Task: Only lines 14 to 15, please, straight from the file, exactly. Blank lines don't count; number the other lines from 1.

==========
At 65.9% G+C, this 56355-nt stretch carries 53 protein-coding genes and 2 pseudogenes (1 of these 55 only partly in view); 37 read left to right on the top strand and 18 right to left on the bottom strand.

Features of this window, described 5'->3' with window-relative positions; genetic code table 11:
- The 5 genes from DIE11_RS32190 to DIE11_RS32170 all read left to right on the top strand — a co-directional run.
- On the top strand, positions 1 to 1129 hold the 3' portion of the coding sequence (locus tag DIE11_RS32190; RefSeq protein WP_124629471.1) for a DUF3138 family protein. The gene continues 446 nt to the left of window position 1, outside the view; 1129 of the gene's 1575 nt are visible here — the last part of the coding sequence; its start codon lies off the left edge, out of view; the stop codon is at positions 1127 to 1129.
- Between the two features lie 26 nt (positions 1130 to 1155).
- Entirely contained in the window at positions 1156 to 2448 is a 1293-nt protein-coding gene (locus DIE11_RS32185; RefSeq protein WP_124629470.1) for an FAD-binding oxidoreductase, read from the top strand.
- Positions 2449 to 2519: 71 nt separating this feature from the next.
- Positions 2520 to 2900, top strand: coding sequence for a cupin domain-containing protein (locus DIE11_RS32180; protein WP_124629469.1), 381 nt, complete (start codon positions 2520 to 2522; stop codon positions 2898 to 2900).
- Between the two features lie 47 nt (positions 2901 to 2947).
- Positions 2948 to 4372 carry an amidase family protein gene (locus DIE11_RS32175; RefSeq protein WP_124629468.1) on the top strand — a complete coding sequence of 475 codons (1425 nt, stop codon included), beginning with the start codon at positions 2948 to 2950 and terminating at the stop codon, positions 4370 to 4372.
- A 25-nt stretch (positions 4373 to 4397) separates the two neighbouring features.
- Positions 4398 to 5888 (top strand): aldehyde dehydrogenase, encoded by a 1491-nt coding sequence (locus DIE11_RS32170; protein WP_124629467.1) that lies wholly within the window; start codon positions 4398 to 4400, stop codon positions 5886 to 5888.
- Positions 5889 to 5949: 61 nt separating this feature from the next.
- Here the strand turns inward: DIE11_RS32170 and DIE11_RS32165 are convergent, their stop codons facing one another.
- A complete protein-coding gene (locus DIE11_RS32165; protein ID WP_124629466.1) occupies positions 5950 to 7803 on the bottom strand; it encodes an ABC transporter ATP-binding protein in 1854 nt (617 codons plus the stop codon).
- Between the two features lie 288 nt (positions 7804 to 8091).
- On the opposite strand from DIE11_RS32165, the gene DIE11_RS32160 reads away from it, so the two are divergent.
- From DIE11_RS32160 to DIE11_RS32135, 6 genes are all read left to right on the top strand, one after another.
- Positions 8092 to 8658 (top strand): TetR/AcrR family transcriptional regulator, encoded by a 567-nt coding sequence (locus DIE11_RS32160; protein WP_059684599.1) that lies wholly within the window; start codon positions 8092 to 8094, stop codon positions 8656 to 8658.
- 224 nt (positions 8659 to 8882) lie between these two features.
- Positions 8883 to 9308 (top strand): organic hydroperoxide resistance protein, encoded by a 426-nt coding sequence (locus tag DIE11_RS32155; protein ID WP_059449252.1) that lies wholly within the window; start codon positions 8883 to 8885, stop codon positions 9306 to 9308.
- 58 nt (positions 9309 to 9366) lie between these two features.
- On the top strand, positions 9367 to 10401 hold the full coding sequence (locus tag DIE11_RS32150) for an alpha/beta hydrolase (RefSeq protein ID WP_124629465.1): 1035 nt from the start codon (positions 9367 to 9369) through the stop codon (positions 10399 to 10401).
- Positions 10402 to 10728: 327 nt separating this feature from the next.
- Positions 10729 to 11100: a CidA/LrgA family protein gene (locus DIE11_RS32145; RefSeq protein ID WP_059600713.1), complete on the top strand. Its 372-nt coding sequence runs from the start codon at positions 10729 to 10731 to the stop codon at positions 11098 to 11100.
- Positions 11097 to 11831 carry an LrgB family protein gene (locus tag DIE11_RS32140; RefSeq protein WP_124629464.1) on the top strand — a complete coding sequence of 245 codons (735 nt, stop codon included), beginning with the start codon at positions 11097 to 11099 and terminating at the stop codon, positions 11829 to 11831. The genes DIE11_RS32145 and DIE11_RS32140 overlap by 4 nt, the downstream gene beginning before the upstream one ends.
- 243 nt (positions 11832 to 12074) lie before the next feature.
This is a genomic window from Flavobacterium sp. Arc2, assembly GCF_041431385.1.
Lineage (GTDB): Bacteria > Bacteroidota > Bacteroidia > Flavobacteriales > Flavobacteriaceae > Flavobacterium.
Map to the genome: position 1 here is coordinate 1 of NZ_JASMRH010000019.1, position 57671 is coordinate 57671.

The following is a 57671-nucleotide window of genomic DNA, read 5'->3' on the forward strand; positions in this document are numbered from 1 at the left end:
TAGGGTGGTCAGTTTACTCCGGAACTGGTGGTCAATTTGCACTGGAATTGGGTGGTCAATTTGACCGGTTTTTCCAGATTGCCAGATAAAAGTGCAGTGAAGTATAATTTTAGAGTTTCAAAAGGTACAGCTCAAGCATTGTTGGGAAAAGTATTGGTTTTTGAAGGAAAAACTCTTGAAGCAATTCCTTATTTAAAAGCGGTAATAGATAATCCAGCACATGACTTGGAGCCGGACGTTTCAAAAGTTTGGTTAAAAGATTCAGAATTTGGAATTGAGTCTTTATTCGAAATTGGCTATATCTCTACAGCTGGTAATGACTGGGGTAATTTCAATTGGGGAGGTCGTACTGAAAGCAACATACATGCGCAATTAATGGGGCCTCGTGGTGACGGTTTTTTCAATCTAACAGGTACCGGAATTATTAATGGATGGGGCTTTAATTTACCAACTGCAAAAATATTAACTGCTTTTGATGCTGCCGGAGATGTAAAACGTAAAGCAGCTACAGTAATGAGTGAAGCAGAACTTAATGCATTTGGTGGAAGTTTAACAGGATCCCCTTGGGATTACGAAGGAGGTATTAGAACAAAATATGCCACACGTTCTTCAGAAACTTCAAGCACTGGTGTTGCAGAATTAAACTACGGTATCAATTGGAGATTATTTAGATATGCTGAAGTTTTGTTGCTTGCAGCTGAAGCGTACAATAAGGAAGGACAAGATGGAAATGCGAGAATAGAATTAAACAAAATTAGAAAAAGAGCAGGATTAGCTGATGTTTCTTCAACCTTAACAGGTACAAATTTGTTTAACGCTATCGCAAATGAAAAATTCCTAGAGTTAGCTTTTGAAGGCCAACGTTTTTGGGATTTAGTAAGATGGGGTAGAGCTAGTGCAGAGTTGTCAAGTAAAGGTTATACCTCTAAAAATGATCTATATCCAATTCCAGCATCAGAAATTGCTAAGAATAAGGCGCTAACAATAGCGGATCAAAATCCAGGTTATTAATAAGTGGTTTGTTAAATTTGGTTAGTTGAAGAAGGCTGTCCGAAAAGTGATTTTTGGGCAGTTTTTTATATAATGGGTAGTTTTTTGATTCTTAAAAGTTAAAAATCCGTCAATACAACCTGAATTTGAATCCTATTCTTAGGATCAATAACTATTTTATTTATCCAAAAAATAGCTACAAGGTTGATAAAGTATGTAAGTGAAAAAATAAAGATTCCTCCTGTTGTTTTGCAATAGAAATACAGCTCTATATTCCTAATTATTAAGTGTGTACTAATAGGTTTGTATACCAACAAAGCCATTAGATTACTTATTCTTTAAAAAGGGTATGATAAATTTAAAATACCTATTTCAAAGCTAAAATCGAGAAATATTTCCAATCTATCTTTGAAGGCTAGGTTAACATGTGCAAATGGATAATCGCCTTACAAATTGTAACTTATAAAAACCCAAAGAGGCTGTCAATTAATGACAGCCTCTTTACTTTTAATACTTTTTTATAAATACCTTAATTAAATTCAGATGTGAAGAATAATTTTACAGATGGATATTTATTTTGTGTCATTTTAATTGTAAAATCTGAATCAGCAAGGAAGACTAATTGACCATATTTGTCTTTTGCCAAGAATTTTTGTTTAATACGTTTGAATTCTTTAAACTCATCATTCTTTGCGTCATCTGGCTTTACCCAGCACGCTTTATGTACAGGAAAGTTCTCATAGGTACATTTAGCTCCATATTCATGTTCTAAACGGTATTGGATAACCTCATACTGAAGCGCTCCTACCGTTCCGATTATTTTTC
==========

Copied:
- Here the strand turns inward: DIE11_RS32170 and DIE11_RS32165 are convergent, their stop codons facing one another.
- A complete protein-coding gene (locus DIE11_RS32165; protein ID WP_124629466.1) occupies positions 5950 to 7803 on the bottom strand; it encodes an ABC transporter ATP-binding protein in 1854 nt (617 codons plus the stop codon).